So when you were a kid, what did you say you wanted to become when you grew up? If you answered Fleet Manager, then congratulations, you selected position that typically is defined above the national average for employment.

According to the Department of Labor’s (DLB) Bureau of Labor Statistics (BLS), First Line Managers and Supervisors of the Trucking Industry typically earn $57,930 annually; a figure computed from data compiled from the 197,000 US taxpayers who identified themselves as Trucking First Line Supervisor or Manager. The data also pinpoints where jobs in this field are most prevalent.

However, salary figures can be deceiving. At the bottom 10% salaries average $15.59 an hour, or $32,430 annually. However, it typically indicates a business not interested in improving a trucking company’s profit and logistical reach while maintaining the regulatory requirements for the business. The top 90% will average $41.65 an hour, or $86,640 annually. These companies employ professional managers who embrace new technologies and improvements to the business, reduce risk and liability, and demonstrate their worth to the company in terms of dollars saved.

The outlook for trucking and need for managers and logisticians is expected to rise 11% through till 2021, according the BLS. In fact, the American Trucking Association expects a shortfall of 240,000 drivers by the year 2020, up from the 35,000 shortages of drivers currently. The shortage of drivers and demand for OTR drivers will strain a fleet manager’s ability to maintain loads to undesirable destinations or other low paying LTL runs. As long as the economy improves, the demand for goods will increase, as will the cost to bring those goods to markets served by trucking.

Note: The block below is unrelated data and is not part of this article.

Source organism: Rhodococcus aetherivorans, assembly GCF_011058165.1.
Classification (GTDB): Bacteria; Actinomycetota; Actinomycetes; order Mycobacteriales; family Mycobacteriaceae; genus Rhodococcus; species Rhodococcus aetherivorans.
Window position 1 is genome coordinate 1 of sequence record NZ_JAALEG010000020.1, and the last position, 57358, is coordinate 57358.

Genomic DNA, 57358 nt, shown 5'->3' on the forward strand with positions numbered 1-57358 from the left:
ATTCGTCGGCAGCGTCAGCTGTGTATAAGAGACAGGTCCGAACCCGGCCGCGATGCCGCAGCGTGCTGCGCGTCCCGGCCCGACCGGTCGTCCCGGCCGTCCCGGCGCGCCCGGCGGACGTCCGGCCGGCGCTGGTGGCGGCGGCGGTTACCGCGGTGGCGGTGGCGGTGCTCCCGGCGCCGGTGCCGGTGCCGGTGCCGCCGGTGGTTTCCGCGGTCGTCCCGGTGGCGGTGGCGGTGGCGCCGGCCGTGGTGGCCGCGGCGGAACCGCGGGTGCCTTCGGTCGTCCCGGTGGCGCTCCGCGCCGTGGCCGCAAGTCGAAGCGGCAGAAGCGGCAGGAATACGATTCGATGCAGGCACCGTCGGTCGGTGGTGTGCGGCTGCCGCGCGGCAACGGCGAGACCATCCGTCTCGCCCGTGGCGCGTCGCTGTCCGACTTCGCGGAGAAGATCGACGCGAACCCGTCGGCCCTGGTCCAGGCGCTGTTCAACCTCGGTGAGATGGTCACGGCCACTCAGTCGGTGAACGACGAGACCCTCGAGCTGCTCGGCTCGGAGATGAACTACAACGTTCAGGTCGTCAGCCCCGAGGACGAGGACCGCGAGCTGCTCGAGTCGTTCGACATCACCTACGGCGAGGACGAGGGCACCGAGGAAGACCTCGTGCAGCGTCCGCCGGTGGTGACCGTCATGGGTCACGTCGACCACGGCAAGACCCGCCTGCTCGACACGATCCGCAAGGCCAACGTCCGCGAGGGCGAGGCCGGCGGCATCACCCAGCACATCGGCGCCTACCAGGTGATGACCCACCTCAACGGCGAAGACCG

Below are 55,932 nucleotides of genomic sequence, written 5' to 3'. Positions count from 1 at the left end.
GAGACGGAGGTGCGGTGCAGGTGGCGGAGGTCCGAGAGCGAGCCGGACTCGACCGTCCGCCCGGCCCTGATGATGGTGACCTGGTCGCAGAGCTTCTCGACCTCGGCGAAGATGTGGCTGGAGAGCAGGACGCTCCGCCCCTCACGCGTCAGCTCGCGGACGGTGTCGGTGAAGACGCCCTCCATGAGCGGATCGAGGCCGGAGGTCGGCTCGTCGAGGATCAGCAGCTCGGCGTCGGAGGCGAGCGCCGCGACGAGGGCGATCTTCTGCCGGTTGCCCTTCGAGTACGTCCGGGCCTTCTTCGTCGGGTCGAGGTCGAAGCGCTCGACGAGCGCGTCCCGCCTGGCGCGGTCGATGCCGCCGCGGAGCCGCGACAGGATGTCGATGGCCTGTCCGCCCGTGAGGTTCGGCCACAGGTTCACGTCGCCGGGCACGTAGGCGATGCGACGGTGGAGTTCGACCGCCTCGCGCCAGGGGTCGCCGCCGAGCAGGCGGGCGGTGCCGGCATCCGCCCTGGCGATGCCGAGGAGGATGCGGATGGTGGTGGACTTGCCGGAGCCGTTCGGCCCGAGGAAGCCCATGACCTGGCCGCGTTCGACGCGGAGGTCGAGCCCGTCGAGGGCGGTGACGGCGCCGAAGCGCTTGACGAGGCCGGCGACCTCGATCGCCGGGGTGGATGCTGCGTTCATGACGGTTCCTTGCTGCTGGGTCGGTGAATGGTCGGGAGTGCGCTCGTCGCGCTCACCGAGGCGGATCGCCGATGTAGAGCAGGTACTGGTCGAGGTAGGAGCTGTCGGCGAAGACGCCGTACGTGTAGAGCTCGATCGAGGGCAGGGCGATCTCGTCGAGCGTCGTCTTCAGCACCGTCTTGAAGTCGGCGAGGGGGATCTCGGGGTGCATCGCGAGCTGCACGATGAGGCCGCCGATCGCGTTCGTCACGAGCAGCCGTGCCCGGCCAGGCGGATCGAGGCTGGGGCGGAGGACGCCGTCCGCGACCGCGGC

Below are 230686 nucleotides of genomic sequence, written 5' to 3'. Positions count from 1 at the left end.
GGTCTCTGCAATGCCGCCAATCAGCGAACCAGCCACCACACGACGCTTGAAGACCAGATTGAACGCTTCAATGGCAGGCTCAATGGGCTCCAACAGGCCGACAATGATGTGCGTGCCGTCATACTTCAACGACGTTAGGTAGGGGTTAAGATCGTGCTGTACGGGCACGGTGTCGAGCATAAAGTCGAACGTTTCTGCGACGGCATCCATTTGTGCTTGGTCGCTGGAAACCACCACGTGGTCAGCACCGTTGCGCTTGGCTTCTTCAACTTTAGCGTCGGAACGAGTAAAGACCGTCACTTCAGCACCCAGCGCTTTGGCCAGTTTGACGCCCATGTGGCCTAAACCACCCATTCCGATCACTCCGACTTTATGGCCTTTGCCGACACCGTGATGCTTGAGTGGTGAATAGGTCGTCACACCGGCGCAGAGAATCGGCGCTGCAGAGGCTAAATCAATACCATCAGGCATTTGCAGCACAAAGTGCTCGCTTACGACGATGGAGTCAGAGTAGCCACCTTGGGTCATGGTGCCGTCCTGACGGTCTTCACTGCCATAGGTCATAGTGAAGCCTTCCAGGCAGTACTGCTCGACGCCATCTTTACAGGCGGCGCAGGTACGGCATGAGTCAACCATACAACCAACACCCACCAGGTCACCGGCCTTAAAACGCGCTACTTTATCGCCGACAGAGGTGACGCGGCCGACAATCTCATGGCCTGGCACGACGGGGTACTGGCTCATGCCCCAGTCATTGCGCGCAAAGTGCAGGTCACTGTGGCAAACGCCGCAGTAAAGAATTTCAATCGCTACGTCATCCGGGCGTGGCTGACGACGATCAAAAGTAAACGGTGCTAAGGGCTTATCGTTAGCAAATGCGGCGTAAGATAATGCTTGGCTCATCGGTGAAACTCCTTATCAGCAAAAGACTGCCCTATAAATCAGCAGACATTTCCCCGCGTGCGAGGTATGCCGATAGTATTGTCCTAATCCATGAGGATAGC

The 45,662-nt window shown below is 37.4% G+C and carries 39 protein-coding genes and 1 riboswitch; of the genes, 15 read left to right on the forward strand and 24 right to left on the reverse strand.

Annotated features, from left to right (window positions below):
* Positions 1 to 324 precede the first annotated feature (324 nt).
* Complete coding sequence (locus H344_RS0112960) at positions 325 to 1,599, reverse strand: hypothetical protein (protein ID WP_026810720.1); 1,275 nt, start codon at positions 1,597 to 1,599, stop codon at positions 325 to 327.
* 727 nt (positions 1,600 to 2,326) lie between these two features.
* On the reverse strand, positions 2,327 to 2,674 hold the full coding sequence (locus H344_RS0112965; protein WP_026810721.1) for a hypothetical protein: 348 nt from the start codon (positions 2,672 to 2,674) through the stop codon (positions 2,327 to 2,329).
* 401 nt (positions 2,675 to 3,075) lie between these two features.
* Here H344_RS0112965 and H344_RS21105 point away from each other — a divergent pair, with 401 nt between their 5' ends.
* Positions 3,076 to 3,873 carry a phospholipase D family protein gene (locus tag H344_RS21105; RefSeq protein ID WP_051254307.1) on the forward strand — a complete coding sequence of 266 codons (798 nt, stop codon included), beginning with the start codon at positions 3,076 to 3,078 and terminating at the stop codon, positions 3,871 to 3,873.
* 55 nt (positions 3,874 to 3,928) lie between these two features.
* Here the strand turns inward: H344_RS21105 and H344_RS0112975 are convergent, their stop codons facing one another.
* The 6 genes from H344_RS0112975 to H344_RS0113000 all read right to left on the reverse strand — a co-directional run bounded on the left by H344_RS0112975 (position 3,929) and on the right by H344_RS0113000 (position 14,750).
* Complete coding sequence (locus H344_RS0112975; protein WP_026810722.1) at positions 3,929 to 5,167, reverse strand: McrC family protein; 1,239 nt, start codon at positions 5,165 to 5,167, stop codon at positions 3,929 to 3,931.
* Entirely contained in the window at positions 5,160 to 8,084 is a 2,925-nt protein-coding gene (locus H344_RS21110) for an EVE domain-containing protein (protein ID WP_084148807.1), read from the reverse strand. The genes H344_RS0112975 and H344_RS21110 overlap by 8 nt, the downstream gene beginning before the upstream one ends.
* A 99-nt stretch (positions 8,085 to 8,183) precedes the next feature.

The concentration of interstate hubs in the Midwest, as well as heavy traffic corridors in the Northeast and West all point to jobs in the trucking industry. Surprisingly, more of these positions exist in West Texas and Louisiana, likely due to the expansion in the oil and gas fields that keep America rolling.

Larger trucking firms are expected to survive the driver shortage by recruiting and training their own operators, as well as maintaining an efficient fleet, use of telematics, GPS, and RFID to track, trace, and distribute loads effectively. Smaller companies can benefit from having fleet managers who know the best methods to get a load from point A to point B, support their drivers requirements, and use their personal knowledge to save dollars over the competition. In effect, they must work more like owner/operators who have a vested interest in moving loads and keeping the wheels turning.